Opposing the Blood Ravens for this adventure are three of the most potent alien factions in the universe: Orks, Eldar, and the Alpha Legionaries of the Chaos Space Marines. The Orks are the same as they always are, a mindless and lumbering tide of destruction that generally aren't much of a match for Space Marines. Their presence in the book is only relevant for the first few chapters, and eventually they bow out in favor of a more in depth appearance of the Eldar and the (not so sudden) expansion of the Chaos storyline. The Eldar act more as anti heroes here, shifting between reluctant opposition and hesitant companionship towards the Blood Ravens. The Eldar are an interesting race in general, but here it seemed as though they were white washed a bit. Maybe this is how they are meant to be portrayed based on the tabletop war game (still haven't played it, probably won't) but the way the author described the Eldar as being basically perfect at combat and super advanced as a culture is kind of grating. This is mostly because the way it is handled is completely blunt and graceless, telling you that the Eldar are amazing warriors and easily the match of their enemies instead of just showing it and letting their actions do the talking. On the other hand, the portrayal of the forces of Chaos is pretty good, gruesomely depicting the blood sacrifices and insanity that comes hand in hand with the fall to Chaos. The actual antagonists, sorcerer Sindri and warrior Bale, are one dimensional and kind of boring, but the various rituals and tidbits of background info, in addition to some strong scenes showing various characters spiral into madness, make up for this deficiency.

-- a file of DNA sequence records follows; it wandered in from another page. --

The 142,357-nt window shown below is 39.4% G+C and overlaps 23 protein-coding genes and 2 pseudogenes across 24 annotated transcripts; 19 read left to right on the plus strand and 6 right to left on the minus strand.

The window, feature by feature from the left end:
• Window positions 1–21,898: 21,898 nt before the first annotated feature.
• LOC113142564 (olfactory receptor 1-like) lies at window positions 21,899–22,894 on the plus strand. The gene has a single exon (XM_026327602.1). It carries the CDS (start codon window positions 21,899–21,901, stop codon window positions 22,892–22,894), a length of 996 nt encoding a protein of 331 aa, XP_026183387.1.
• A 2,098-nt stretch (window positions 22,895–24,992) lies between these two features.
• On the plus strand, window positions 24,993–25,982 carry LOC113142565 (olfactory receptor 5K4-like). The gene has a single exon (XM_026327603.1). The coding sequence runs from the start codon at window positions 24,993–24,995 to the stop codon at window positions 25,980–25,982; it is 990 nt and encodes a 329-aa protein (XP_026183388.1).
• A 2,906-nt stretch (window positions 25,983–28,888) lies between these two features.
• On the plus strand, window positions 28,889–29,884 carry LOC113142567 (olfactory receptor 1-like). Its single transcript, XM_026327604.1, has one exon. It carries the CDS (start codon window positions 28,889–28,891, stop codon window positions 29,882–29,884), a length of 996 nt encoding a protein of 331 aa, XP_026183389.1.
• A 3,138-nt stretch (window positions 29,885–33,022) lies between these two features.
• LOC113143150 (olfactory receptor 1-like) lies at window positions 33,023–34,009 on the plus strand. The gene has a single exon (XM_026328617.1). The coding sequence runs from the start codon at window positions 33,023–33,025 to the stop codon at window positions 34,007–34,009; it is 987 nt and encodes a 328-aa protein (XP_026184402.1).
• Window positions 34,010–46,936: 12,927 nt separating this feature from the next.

The Dawn of War omnibus comes with a related short story, Trials of Isador. Trials of Isador is set after the events of the main novel, and features our protagonist looking through the diary of one of his closest friends. The story does shed some important insights into Isador's thought process, but it is needlessly complicated and overly dry. It reads more like an academic thesis than a genuinely entertaining piece of fiction, and because of this I can't whole heartedly recommend bothering to read it.